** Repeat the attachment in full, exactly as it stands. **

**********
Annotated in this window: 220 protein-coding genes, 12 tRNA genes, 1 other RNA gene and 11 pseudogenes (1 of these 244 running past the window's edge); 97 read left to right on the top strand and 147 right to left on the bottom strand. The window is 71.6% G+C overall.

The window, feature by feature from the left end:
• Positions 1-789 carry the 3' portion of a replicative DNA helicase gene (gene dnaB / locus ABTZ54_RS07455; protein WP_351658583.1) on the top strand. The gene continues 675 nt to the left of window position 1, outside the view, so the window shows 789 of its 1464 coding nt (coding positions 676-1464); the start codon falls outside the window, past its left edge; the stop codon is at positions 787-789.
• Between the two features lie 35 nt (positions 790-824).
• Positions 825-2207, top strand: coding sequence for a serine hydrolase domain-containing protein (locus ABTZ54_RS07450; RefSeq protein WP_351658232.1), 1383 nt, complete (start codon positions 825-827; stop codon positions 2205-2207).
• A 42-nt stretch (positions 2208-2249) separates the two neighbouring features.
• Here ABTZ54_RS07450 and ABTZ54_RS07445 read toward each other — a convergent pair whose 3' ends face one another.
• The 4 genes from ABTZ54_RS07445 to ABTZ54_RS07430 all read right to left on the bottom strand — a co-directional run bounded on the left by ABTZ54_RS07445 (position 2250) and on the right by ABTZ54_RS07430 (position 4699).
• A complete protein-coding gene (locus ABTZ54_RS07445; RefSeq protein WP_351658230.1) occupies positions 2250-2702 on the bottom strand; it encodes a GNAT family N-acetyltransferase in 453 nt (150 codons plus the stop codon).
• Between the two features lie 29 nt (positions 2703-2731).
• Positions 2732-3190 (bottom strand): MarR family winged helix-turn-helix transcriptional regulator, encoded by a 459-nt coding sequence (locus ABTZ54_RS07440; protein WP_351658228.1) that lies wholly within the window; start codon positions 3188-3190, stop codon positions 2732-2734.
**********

Annotated in this window: 220 protein-coding genes, 12 tRNA genes, 1 other RNA gene and 11 pseudogenes (1 of these 244 running past the window's edge); 97 read left to right on the top strand and 147 right to left on the bottom strand. The window is 71.6% G+C overall.

The window, feature by feature from the left end:
• Positions 1-789 carry the 3' portion of a replicative DNA helicase gene (gene dnaB / locus ABTZ54_RS07455; protein WP_351658583.1) on the top strand. The gene continues 675 nt to the left of window position 1, outside the view, so the window shows 789 of its 1464 coding nt (coding positions 676-1464); the start codon falls outside the window, past its left edge; the stop codon is at positions 787-789.
• Between the two features lie 35 nt (positions 790-824).
• Positions 825-2207, top strand: coding sequence for a serine hydrolase domain-containing protein (locus ABTZ54_RS07450; RefSeq protein WP_351658232.1), 1383 nt, complete (start codon positions 825-827; stop codon positions 2205-2207).
• A 42-nt stretch (positions 2208-2249) separates the two neighbouring features.
• Here ABTZ54_RS07450 and ABTZ54_RS07445 read toward each other — a convergent pair whose 3' ends face one another.
• The 4 genes from ABTZ54_RS07445 to ABTZ54_RS07430 all read right to left on the bottom strand — a co-directional run bounded on the left by ABTZ54_RS07445 (position 2250) and on the right by ABTZ54_RS07430 (position 4699).
• A complete protein-coding gene (locus ABTZ54_RS07445; RefSeq protein WP_351658230.1) occupies positions 2250-2702 on the bottom strand; it encodes a GNAT family N-acetyltransferase in 453 nt (150 codons plus the stop codon).
• Between the two features lie 29 nt (positions 2703-2731).
• Positions 2732-3190 (bottom strand): MarR family winged helix-turn-helix transcriptional regulator, encoded by a 459-nt coding sequence (locus ABTZ54_RS07440; protein WP_351658228.1) that lies wholly within the window; start codon positions 3188-3190, stop codon positions 2732-2734.